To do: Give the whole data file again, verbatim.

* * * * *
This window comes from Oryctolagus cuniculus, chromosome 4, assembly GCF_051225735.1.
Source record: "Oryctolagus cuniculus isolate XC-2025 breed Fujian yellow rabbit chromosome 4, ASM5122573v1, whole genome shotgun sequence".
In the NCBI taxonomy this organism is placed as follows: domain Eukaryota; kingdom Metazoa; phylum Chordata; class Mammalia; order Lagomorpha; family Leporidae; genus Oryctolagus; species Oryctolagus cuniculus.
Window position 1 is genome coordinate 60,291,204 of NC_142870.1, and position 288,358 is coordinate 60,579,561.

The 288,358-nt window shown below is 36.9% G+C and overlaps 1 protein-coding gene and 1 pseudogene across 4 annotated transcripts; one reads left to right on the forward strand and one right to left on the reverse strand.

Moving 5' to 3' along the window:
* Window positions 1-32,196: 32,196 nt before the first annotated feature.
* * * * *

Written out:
This window comes from Oryctolagus cuniculus, chromosome 4, assembly GCF_051225735.1.
Source record: "Oryctolagus cuniculus isolate XC-2025 breed Fujian yellow rabbit chromosome 4, ASM5122573v1, whole genome shotgun sequence".
In the NCBI taxonomy this organism is placed as follows: domain Eukaryota; kingdom Metazoa; phylum Chordata; class Mammalia; order Lagomorpha; family Leporidae; genus Oryctolagus; species Oryctolagus cuniculus.
Window position 1 is genome coordinate 60,291,204 of NC_142870.1, and position 288,358 is coordinate 60,579,561.

The 288,358-nt window shown below is 36.9% G+C and overlaps 1 protein-coding gene and 1 pseudogene across 4 annotated transcripts; one reads left to right on the forward strand and one right to left on the reverse strand.

Moving 5' to 3' along the window:
* Window positions 1-32,196: 32,196 nt before the first annotated feature.